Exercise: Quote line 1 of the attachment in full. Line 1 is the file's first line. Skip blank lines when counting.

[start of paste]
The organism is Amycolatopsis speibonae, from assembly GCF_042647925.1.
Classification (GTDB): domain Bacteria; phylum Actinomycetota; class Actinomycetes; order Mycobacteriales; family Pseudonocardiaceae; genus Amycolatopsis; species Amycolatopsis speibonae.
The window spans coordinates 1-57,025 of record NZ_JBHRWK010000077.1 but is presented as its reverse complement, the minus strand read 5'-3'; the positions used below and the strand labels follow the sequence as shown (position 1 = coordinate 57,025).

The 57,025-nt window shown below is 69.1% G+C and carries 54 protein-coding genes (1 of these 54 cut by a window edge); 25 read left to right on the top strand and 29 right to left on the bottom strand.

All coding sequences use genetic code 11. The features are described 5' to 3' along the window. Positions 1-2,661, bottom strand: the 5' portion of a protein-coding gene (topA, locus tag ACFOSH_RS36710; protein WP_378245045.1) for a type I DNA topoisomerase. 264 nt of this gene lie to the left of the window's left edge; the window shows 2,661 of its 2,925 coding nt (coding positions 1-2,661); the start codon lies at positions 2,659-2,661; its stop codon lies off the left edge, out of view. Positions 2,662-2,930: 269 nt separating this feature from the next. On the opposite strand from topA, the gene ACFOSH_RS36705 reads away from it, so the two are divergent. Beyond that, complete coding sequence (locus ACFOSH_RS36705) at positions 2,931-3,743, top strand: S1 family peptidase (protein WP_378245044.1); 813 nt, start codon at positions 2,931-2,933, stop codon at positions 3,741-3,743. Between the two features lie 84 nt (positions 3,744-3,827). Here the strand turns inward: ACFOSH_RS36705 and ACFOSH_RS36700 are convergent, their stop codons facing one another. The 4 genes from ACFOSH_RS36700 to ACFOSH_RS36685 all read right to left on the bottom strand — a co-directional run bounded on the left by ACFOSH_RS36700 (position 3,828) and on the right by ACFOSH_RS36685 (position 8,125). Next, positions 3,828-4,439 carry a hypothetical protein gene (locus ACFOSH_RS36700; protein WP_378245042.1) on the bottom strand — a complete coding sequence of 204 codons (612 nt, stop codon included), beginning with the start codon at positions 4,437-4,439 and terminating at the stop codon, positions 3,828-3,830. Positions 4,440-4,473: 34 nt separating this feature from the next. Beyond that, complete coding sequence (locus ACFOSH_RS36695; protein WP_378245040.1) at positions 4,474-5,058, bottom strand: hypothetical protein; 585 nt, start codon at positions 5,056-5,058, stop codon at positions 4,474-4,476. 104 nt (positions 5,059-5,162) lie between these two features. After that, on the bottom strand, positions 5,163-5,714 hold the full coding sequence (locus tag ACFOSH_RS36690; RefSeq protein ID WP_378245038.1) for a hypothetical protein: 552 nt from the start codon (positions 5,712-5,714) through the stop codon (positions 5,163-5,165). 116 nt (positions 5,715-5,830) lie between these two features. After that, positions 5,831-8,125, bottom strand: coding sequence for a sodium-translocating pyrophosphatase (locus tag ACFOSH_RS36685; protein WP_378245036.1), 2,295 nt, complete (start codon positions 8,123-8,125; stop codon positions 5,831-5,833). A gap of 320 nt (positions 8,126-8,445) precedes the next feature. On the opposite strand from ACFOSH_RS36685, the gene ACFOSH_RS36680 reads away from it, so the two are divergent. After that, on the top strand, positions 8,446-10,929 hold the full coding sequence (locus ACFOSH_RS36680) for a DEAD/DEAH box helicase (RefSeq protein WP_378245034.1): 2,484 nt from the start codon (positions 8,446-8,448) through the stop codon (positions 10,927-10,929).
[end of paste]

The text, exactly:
The organism is Amycolatopsis speibonae, from assembly GCF_042647925.1.